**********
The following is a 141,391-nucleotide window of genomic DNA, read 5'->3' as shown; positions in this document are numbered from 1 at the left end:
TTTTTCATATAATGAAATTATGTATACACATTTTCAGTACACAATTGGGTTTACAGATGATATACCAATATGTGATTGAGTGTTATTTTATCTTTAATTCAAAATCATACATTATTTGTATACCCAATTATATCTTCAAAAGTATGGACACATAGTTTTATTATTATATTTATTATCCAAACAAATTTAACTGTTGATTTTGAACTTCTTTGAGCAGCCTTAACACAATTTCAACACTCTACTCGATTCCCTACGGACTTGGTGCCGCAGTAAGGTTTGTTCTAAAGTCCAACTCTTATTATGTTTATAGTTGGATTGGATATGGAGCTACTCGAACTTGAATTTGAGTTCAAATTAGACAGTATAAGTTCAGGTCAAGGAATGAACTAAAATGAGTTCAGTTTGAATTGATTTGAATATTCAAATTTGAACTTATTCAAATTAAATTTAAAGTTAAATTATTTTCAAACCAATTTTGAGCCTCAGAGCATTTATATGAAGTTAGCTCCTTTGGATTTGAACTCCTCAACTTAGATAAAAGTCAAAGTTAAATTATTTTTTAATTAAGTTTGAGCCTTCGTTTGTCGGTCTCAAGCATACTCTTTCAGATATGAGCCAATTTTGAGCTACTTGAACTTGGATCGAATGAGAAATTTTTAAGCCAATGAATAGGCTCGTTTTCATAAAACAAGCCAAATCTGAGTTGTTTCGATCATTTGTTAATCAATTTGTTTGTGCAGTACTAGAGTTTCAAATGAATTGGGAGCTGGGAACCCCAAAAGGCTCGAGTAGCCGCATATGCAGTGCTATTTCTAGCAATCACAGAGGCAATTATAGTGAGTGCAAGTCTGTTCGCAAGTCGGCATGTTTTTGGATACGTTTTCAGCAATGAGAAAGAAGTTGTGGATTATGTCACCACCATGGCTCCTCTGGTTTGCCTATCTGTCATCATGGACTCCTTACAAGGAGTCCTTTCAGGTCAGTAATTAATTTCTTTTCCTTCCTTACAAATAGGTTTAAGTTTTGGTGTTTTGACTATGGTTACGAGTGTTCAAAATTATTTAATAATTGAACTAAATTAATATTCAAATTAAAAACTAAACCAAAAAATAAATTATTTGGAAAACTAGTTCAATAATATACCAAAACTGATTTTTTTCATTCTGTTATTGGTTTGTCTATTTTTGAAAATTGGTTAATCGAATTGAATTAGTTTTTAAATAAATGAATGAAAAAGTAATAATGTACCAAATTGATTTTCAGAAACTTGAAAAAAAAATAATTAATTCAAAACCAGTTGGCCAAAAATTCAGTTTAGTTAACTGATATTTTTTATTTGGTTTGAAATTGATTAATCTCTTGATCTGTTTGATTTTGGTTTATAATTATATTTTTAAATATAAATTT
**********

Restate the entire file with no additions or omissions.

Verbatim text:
The following is a 141,391-nucleotide window of genomic DNA, read 5'->3' as shown; positions in this document are numbered from 1 at the left end:
TTTTTCATATAATGAAATTATGTATACACATTTTCAGTACACAATTGGGTTTACAGATGATATACCAATATGTGATTGAGTGTTATTTTATCTTTAATTCAAAATCATACATTATTTGTATACCCAATTATATCTTCAAAAGTATGGACACATAGTTTTATTATTATATTTATTATCCAAACAAATTTAACTGTTGATTTTGAACTTCTTTGAGCAGCCTTAACACAATTTCAACACTCTACTCGATTCCCTACGGACTTGGTGCCGCAGTAAGGTTTGTTCTAAAGTCCAACTCTTATTATGTTTATAGTTGGATTGGATATGGAGCTACTCGAACTTGAATTTGAGTTCAAATTAGACAGTATAAGTTCAGGTCAAGGAATGAACTAAAATGAGTTCAGTTTGAATTGATTTGAATATTCAAATTTGAACTTATTCAAATTAAATTTAAAGTTAAATTATTTTCAAACCAATTTTGAGCCTCAGAGCATTTATATGAAGTTAGCTCCTTTGGATTTGAACTCCTCAACTTAGATAAAAGTCAAAGTTAAATTATTTTTTAATTAAGTTTGAGCCTTCGTTTGTCGGTCTCAAGCATACTCTTTCAGATATGAGCCAATTTTGAGCTACTTGAACTTGGATCGAATGAGAAATTTTTAAGCCAATGAATAGGCTCGTTTTCATAAAACAAGCCAAATCTGAGTTGTTTCGATCATTTGTTAATCAATTTGTTTGTGCAGTACTAGAGTTTCAAATGAATTGGGAGCTGGGAACCCCAAAAGGCTCGAGTAGCCGCATATGCAGTGCTATTTCTAGCAATCACAGAGGCAATTATAGTGAGTGCAAGTCTGTTCGCAAGTCGGCATGTTTTTGGATACGTTTTCAGCAATGAGAAAGAAGTTGTGGATTATGTCACCACCATGGCTCCTCTGGTTTGCCTATCTGTCATCATGGACTCCTTACAAGGAGTCCTTTCAGGTCAGTAATTAATTTCTTTTCCTTCCTTACAAATAGGTTTAAGTTTTGGTGTTTTGACTATGGTTACGAGTGTTCAAAATTATTTAATAATTGAACTAAATTAATATTCAAATTAAAAACTAAACCAAAAAATAAATTATTTGGAAAACTAGTTCAATAATATACCAAAACTGATTTTTTTCATTCTGTTATTGGTTTGTCTATTTTTGAAAATTGGTTAATCGAATTGAATTAGTTTTTAAATAAATGAATGAAAAAGTAATAATGTACCAAATTGATTTTCAGAAACTTGAAAAAAAAATAATTAATTCAAAACCAGTTGGCCAAAAATTCAGTTTAGTTAACTGATATTTTTTATTTGGTTTGAAATTGATTAATCTCTTGATCTGTTTGATTTTGGTTTATAATTATATTTTTAAATATAAATTT